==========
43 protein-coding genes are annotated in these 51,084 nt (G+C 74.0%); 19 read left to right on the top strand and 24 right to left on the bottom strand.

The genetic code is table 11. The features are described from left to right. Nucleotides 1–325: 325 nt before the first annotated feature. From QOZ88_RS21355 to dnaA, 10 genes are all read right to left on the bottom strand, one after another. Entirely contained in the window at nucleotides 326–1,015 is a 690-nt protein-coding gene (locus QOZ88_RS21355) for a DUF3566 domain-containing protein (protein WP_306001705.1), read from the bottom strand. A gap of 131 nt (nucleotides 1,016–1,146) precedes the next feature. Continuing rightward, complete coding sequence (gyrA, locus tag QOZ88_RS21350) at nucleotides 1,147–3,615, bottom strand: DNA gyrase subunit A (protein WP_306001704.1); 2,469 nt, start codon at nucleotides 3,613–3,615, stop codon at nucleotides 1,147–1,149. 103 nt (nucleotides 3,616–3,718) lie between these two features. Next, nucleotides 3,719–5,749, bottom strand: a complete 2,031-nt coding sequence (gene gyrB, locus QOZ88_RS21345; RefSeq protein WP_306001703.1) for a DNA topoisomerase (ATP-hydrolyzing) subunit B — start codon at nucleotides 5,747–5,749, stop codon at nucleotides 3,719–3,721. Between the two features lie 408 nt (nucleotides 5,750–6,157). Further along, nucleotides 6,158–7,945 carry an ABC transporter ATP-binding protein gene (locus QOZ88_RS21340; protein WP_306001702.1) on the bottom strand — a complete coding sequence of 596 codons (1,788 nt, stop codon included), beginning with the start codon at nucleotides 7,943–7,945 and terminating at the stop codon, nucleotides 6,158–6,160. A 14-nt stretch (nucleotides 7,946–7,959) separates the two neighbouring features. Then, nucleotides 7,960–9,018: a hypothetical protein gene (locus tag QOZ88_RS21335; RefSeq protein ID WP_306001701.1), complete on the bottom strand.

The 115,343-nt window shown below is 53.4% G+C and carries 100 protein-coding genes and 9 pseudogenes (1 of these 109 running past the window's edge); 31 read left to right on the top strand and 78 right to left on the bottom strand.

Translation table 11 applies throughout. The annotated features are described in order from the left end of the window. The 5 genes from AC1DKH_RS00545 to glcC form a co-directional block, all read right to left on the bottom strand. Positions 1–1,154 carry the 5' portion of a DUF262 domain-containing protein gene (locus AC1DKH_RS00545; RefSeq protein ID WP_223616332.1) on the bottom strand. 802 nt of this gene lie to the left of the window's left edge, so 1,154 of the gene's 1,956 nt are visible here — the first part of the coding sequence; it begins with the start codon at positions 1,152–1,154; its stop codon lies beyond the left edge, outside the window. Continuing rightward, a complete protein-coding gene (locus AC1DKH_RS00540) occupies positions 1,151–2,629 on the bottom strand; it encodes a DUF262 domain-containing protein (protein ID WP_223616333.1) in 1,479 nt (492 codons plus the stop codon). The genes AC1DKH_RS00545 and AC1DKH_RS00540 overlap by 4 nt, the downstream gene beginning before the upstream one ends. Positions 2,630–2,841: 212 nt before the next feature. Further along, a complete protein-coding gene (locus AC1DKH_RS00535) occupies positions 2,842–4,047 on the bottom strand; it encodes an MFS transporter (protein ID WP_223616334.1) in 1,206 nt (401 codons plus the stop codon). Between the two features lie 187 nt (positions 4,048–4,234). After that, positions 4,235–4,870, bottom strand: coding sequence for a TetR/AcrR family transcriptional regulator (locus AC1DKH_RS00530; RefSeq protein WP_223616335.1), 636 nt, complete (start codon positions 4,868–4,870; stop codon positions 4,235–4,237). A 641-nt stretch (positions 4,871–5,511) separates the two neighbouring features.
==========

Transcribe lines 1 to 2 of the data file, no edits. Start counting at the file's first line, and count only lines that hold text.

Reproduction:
43 protein-coding genes are annotated in these 51,084 nt (G+C 74.0%); 19 read left to right on the top strand and 24 right to left on the bottom strand.

The genetic code is table 11. The features are described from left to right. Nucleotides 1–325: 325 nt before the first annotated feature. From QOZ88_RS21355 to dnaA, 10 genes are all read right to left on the bottom strand, one after another. Entirely contained in the window at nucleotides 326–1,015 is a 690-nt protein-coding gene (locus QOZ88_RS21355) for a DUF3566 domain-containing protein (protein WP_306001705.1), read from the bottom strand. A gap of 131 nt (nucleotides 1,016–1,146) precedes the next feature. Continuing rightward, complete coding sequence (gyrA, locus tag QOZ88_RS21350) at nucleotides 1,147–3,615, bottom strand: DNA gyrase subunit A (protein WP_306001704.1); 2,469 nt, start codon at nucleotides 3,613–3,615, stop codon at nucleotides 1,147–1,149. 103 nt (nucleotides 3,616–3,718) lie between these two features. Next, nucleotides 3,719–5,749, bottom strand: a complete 2,031-nt coding sequence (gene gyrB, locus QOZ88_RS21345; RefSeq protein WP_306001703.1) for a DNA topoisomerase (ATP-hydrolyzing) subunit B — start codon at nucleotides 5,747–5,749, stop codon at nucleotides 3,719–3,721. Between the two features lie 408 nt (nucleotides 5,750–6,157). Further along, nucleotides 6,158–7,945 carry an ABC transporter ATP-binding protein gene (locus QOZ88_RS21340; protein WP_306001702.1) on the bottom strand — a complete coding sequence of 596 codons (1,788 nt, stop codon included), beginning with the start codon at nucleotides 7,943–7,945 and terminating at the stop codon, nucleotides 6,158–6,160. A 14-nt stretch (nucleotides 7,946–7,959) separates the two neighbouring features. Then, nucleotides 7,960–9,018: a hypothetical protein gene (locus tag QOZ88_RS21335; RefSeq protein ID WP_306001701.1), complete on the bottom strand.